The author is a freelance writer and dairy farmer from Wisconsin.

FARM owners need to be aware of the legal side of hiring and retaining good employees and handling underperforming employees. In an episode of the Workable Workforce Series on the “Dairy Stream Podcast,” hosted by the Dairy Business Association and Edge Dairy Farmer Cooperative, Troy Thompson, an employment law attorney at Axley Brynelson Law Firm, covered legal aspects of human resources on farms.

Thompson listed four types of employment policies a farm should have in place:

  1. Policies required by law, such as equal opportunity policies, anti-discrimination policies, and safety policies.

  2. Policies that put in place an early defense to the most common employment claim, such as wage per hour policies.

  3. Policies that advance employers’ rights and interests, like confidentiality and nondisclosure agreements.

  4. Policies that are critical to the employer’s mission; guiding principles and key standard operating procedures (SOPs) are examples.

Thompson emphasized that these policies need to be in an employee handbook and used in practice.

There are state and federal laws that require posting certain policies in a prominent location. Wage and hour and Family and Medical Leave of Absence (FMLA) policies are examples of these. Equally as important is to walk new employees through the farm policies at the time of hire. Thompson added it is also important to have your employee handbook translated into their primary language so they can utilize it.

Lead by example

“Leaders have to set and be the standard at all working times, especially in times of disagreement,” said Thompson. When managers and supervisors lead by example, their team will follow and be successful.

Farms need to commit to a systematic, process-oriented approach to human resources (HR). Every employee needs the same onboarding and overview of farm policies to gain an understanding of how and why policies are set in place.

Thompson also discussed four main HR mistakes he sees. The first is not training managers and supervisors on their legal duties to act. Under federal, state, and local fair employment laws, managers and supervisors have a special duty to help their employer prevent unlawful discrimination, harassment, and retaliation in the workplace. They also have a responsibility to help an employer conduct an investigation on any report of harassment or discrimination, even if the employer knows that it isn’t unlawful.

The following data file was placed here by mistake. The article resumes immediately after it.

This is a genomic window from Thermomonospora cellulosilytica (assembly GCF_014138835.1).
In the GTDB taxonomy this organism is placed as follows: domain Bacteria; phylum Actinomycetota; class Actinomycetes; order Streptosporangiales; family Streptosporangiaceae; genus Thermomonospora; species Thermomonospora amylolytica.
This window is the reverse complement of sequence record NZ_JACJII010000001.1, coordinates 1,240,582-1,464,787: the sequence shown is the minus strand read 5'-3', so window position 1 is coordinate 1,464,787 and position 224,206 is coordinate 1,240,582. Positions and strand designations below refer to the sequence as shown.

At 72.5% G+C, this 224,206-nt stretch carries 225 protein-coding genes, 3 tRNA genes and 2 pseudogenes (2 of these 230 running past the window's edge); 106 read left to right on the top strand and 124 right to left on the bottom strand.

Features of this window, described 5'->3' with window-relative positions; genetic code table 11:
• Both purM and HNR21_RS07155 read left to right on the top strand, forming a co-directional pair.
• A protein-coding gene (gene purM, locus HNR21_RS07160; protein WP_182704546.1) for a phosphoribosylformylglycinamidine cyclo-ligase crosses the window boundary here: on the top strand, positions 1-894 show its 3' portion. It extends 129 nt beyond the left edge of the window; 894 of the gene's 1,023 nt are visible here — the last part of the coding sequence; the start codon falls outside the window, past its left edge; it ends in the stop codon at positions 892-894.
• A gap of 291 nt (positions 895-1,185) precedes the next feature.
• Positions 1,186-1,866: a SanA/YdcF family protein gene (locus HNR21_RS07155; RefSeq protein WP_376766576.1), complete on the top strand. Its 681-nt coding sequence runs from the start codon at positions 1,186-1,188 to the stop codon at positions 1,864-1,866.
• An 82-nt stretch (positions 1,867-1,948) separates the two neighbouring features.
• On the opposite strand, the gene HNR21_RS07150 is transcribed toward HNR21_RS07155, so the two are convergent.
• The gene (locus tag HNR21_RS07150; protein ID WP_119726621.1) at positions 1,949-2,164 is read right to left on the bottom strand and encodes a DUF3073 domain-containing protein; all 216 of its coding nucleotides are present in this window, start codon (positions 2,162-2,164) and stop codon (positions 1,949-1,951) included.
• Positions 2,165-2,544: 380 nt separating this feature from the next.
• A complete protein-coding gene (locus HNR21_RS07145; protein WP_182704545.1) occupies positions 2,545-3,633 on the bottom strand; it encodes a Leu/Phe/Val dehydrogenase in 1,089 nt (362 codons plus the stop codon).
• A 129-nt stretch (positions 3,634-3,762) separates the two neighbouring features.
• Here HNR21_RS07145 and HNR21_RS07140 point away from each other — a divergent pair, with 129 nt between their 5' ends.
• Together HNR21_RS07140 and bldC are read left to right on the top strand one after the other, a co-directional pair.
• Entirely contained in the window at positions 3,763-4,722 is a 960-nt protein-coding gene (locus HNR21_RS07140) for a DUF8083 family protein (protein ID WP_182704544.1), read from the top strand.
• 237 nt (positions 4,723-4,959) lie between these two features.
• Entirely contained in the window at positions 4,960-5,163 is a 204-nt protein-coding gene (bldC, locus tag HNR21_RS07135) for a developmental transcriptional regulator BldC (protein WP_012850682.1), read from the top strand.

Another misstep is discounting the value of strategic HR and failing to give HR a seat at the management table. Farms today operate in an increasingly regulated world, and they need the ability to lawfully navigate employment, immigration, safety, and tax rules to have long-term success.

Not committing to the professional development of employees is another problem Thompson sees. In a stressed labor market, employees need to feel like they have a future for professional development on the farm and that the employer cares about their interests.

Finally, Thompson said businesses fail to develop a safety and health program. Thompson mentioned, “As an employer, we all have a special duty to make sure the employee gets home in one piece every day.”

Many incidents on farms can be preventable and may trace back to a failure of training or supervising employees to ensure they are working safely. Farms can lean on safety professionals through insurance agents or state safety and health programs to help with training.

Hiring foreign labor